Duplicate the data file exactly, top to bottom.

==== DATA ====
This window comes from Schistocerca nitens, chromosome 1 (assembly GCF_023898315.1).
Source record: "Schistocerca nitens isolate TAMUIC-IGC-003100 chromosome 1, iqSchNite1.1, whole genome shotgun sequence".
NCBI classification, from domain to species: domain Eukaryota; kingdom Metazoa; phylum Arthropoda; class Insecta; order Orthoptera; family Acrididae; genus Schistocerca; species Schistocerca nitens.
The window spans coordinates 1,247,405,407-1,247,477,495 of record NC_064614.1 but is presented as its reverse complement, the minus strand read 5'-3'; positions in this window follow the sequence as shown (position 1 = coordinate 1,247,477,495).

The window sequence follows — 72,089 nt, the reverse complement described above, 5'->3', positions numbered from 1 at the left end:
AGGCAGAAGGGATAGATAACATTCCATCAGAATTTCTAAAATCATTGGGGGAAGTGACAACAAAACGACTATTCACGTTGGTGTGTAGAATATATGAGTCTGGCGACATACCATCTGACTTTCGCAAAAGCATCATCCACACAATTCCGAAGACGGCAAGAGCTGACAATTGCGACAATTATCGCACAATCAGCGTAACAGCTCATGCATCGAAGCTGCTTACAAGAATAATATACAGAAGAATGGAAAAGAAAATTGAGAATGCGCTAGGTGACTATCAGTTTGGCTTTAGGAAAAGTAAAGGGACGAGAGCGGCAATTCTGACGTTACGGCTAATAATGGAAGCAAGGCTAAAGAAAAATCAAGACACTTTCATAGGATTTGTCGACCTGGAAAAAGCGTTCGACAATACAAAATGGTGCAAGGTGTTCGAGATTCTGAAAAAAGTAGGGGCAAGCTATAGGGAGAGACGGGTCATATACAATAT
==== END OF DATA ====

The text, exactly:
This window comes from Schistocerca nitens, chromosome 1 (assembly GCF_023898315.1).
Source record: "Schistocerca nitens isolate TAMUIC-IGC-003100 chromosome 1, iqSchNite1.1, whole genome shotgun sequence".
NCBI classification, from domain to species: domain Eukaryota; kingdom Metazoa; phylum Arthropoda; class Insecta; order Orthoptera; family Acrididae; genus Schistocerca; species Schistocerca nitens.
The window spans coordinates 1,247,405,407-1,247,477,495 of record NC_064614.1 but is presented as its reverse complement, the minus strand read 5'-3'; positions in this window follow the sequence as shown (position 1 = coordinate 1,247,477,495).

The window sequence follows — 72,089 nt, the reverse complement described above, 5'->3', positions numbered from 1 at the left end:
AGGCAGAAGGGATAGATAACATTCCATCAGAATTTCTAAAATCATTGGGGGAAGTGACAACAAAACGACTATTCACGTTGGTGTGTAGAATATATGAGTCTGGCGACATACCATCTGACTTTCGCAAAAGCATCATCCACACAATTCCGAAGACGGCAAGAGCTGACAATTGCGACAATTATCGCACAATCAGCGTAACAGCTCATGCATCGAAGCTGCTTACAAGAATAATATACAGAAGAATGGAAAAGAAAATTGAGAATGCGCTAGGTGACTATCAGTTTGGCTTTAGGAAAAGTAAAGGGACGAGAGCGGCAATTCTGACGTTACGGCTAATAATGGAAGCAAGGCTAAAGAAAAATCAAGACACTTTCATAGGATTTGTCGACCTGGAAAAAGCGTTCGACAATACAAAATGGTGCAAGGTGTTCGAGATTCTGAAAAAAGTAGGGGCAAGCTATAGGGAGAGACGGGTCATATACAATAT